Ahead of her speech on the state of education at the College of Charleston, S.C. Superintendent of Education Molly Spearman praised Summerville High School administrators Wednesday during a tour for rolling out innovative programs that mirror some statewide trends in education.
One of the most noticeable changes in the halls of SHS this year is that the 3,009 students have a single hour-long lunch period, unlike the four shorter lunch periods in previous years. Students are free to walk the halls of the school during lunch, with kiosks in various wings of the massive campus offering meal options in addition to the central cafeteria.
During that period, known as Individual Learning Time, students can attend club meetings, work on school projects or visit teachers for tutoring. Students who are failing a class are required to spend 40 minutes on certain days of the week in a remedial program called Structured Learning Time.
Principal Kenneth Farrell said that, combined with a newly implemented later start time for high schools in the district, the ILT program is already showing results: Disciplinary referrals are down 66 percent from this time last school year, with a marked decrease in behavior problems during lunch.
Spearman said other schools around the state are trying out ILT, and she’s confident the idea will be successful.
“I love that concept,” Spearman said. “This is what we call competency-based, and it’s students taking responsibility for their learning. There are some districts that have even blocked the learning time in different 15-minute cycles, and (students) can decide where they need to go.”
Spearman paid a visit to some of the nontraditional classes that have been added at SHS in recent years, including a biomedics class, where groups of students dripped fake blood on paper to analyze splatter patterns, and a principles of engineering class, where students sat in pods of up to four and built simple machines out of Erector-style pieces.
Spearman said schools should be working on more project-based, collaborative classroom activities like she saw on her visit to SHS.
“This is what we want to see happening, not just in the engineering program, but this can happen in science class and math class and English class where you integrate all of the curriculum into a project and the students work together,” she said. “This is really great to see.”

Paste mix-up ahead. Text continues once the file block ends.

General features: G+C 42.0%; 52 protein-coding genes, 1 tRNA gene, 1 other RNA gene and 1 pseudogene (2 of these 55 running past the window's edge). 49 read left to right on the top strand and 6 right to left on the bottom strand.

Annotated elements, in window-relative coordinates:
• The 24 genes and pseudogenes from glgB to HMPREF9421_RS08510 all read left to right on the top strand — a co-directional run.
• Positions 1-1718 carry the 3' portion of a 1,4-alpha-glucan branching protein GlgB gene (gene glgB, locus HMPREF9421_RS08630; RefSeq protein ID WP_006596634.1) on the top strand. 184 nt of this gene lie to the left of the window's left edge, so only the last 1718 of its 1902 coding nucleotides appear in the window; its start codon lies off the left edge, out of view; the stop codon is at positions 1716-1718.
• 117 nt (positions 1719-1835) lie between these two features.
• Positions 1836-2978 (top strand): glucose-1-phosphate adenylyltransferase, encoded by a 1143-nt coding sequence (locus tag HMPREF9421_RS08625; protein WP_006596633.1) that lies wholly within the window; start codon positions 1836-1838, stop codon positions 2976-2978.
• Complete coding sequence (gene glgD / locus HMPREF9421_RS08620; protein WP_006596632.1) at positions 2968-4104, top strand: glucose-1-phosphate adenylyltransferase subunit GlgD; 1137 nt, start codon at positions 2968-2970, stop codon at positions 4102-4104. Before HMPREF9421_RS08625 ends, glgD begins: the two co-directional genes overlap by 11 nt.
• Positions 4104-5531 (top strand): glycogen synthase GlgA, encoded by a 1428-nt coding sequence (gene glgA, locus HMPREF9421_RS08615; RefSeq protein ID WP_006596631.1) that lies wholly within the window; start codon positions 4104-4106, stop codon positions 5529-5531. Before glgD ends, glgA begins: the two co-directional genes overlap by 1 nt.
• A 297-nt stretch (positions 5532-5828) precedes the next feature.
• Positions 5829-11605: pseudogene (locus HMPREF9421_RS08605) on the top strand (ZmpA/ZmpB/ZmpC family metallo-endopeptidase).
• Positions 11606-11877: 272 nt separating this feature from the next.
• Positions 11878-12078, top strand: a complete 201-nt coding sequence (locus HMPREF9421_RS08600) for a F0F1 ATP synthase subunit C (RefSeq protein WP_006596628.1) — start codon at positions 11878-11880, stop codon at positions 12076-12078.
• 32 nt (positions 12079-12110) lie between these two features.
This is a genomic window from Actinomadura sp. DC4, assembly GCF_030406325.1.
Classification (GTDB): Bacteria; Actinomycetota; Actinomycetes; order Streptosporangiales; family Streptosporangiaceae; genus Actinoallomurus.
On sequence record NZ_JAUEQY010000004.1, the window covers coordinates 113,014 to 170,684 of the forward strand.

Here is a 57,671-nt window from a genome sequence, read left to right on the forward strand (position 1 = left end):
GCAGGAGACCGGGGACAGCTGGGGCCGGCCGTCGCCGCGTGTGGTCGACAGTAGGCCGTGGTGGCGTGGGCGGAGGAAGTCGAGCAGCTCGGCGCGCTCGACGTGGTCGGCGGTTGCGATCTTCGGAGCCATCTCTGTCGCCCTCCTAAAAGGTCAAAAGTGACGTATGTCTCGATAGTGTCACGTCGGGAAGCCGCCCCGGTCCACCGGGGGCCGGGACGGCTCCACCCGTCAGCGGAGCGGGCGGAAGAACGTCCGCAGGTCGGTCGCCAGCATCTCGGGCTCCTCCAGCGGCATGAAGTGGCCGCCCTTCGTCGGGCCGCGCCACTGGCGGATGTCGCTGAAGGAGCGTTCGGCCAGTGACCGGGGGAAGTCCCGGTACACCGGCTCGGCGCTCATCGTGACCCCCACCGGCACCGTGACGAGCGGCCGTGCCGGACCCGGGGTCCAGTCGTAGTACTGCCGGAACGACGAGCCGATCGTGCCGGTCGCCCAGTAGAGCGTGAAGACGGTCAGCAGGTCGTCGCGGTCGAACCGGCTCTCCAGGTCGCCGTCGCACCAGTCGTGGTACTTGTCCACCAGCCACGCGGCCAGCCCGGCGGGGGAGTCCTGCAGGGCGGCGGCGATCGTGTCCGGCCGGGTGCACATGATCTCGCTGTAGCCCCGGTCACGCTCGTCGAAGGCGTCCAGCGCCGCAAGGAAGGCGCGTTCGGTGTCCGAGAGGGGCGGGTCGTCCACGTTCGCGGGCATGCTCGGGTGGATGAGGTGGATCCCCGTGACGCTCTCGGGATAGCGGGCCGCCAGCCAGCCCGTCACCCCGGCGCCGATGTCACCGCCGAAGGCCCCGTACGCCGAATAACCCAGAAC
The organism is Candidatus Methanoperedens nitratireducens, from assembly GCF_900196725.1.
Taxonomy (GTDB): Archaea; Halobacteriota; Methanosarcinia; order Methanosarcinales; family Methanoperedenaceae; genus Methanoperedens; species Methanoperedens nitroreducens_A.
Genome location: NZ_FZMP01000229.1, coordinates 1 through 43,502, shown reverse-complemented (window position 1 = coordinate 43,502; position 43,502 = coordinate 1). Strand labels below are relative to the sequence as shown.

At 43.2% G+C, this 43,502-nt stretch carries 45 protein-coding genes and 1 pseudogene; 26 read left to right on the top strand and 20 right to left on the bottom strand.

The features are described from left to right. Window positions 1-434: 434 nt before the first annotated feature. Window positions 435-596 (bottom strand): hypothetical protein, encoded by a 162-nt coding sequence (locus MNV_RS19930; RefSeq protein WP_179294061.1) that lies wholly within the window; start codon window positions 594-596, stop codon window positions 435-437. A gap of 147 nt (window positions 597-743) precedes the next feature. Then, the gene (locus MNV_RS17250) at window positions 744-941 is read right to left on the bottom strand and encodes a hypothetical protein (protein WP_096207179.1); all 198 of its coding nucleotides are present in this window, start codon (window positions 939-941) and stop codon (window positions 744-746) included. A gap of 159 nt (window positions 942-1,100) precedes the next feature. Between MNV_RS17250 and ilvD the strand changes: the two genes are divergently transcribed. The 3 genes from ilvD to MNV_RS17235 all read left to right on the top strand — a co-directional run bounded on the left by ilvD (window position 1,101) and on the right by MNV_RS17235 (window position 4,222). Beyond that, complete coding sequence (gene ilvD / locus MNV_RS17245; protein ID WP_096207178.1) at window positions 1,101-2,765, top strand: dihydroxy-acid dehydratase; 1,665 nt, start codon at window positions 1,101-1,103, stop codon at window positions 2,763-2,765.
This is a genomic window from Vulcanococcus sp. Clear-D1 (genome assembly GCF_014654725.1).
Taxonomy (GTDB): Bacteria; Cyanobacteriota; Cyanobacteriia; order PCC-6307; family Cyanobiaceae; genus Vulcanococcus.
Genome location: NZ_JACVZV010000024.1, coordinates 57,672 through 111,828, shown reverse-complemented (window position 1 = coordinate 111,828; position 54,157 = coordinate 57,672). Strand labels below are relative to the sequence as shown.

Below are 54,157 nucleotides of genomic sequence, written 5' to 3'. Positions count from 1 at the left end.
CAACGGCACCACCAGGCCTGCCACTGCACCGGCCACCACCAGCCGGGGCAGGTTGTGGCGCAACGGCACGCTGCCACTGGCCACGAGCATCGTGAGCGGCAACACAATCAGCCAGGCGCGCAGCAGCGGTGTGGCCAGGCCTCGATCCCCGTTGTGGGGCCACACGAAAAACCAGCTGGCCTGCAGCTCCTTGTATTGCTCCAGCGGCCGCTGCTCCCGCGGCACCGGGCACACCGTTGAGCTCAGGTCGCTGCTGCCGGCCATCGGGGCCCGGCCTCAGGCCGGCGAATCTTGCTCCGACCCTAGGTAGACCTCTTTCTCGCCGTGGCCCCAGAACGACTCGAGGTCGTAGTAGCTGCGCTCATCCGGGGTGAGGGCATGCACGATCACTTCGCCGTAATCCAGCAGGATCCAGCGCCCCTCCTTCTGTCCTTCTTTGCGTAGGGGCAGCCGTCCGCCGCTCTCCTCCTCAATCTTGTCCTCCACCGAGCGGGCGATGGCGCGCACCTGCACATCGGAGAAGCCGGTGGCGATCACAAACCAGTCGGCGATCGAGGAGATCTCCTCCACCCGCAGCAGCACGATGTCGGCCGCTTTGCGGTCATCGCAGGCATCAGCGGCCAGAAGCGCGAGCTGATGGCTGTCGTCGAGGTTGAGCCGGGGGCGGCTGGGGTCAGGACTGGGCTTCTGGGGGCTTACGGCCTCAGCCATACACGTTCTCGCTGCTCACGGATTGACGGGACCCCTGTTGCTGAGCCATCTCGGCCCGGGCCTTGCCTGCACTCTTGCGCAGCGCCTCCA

On Wednesday evening, Spearmen addressed a room full of current and retired teachers, school administrators, education advocates and students at the College of Charleston’s Stern Center. At the event, hosted by the Charleston League of Women Voters, she endorsed summer and after-school programs for at-risk children and stressed the importance of high-quality early childhood education to close the achievement gap between low-income children and children of color and their white, middle class peers.
“We’ve been fooling ourselves into thinking that we can fix this during the school day,” she said. “We’re smarter than that.”
Her comments on raising teachers’ starting salaries drew the biggest applause.
“It’s ridiculous that an early teacher has to work two or three jobs,” she said. “Our teacher salary schedule is so messed up, it’s beyond repair.”
Spearman also offered a glimpse into her upcoming legislative priorities, including her recommendations to lawmakers on how to improve South Carolina’s impoverished rural schools in response to the state Supreme Court’s landmark decision on education funding last year.
In 1993, under Abbeville County School District vs. South Carolina, roughly half of the state’s school districts sued the state on the grounds that the Legislature had failed to adequately fund poor, rural districts. The S.C. Supreme Court sided with schools in November and put the onus on the Legislature to find solutions.
Spearman, a member of the Legislature’s education reform task force, discussed providing students with access and transportation to classes at technical colleges, investing more in school infrastructure, increasing pay for rural teachers and the “big ‘C’ word.”
“Consolidation. Some don’t want to talk about this, but there are some very small districts that are too small and very inefficient, and we have got to come up with some incentives,” she said. “ I think there are some conversations that need to take place in these very, very small districts, who are, quite honestly, still segregated by race or socioeconomics. ... It’s time for the adults to do the right thing.”
Reach Paul Bowers at (843) 937-5546 or twitter.com/paul_bowers. Reach Deanna Pan at (843) 937-5764.